As you’re roaring around the web in your new Windows computer, or putt-putting along in an old one, you might enjoy a pit stop at We did, and we found out some interesting things about Joy’s computer. The visit was entertaining and informative.

 Though her computer came out well in some of the tests, some of the hardware was ranked in the bottom 29 percent of most computers. The central processor was rated fairly slow and the graphics card mediocre (she was suitably abashed). She also needed to update her sound-card driver. On the plus side, the computer was virus free. And its “RAM,” at three gigabytes, was in the top 30 percent of all personal computers.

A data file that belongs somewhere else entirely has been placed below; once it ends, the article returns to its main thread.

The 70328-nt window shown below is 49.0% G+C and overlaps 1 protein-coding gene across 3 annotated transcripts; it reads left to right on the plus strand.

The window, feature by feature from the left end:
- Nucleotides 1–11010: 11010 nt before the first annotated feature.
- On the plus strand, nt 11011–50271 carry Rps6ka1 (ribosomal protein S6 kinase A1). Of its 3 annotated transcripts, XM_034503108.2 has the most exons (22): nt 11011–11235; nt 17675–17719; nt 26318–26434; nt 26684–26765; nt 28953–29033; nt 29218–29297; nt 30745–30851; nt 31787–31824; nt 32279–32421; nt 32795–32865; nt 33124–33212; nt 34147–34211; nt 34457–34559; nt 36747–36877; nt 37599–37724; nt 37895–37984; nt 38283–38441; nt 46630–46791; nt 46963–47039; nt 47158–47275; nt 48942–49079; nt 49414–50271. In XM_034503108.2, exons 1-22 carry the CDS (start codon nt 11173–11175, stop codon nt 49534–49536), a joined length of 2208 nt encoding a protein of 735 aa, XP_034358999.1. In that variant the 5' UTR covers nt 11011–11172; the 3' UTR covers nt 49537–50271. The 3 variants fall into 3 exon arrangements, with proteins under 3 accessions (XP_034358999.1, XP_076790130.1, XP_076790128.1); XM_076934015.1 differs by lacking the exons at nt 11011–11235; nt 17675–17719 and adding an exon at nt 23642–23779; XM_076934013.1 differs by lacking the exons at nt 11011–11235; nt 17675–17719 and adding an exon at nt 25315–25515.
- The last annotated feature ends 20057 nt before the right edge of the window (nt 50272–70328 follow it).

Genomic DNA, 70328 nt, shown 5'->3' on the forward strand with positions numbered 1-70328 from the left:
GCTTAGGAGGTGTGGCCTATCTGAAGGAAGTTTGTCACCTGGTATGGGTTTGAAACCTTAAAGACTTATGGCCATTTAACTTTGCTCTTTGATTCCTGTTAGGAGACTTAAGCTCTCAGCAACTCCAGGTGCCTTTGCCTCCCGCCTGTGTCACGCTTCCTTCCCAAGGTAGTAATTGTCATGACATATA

RAM, stands for “Random Access Memory” and is the chip memory inside the computer, as opposed to the hard drive. Adding more RAM is one of the cheapest ways to make a computer run faster and feel new again. If you have a lot of RAM, you can usually handle several programs at once. We found two-gigabyte sets on the web for $25-$30.

 You can get a free scan at PCpitstop, but you have to pay $30 each for programs to fix problems. These programs are “Optimize,” “Erase,” “Disk MD,” “Driver Alert” and “Exterminate.”

 The free scan tells you a lot without having to buy the fix-it programs, but we decided to spring for “Optimize,” which recently came out in a new version. It improved our Internet speed slightly, though it’s still slow, and got rid of 864 junk files. It also eliminated unnecessary start-up programs, which are the bane of most users. 

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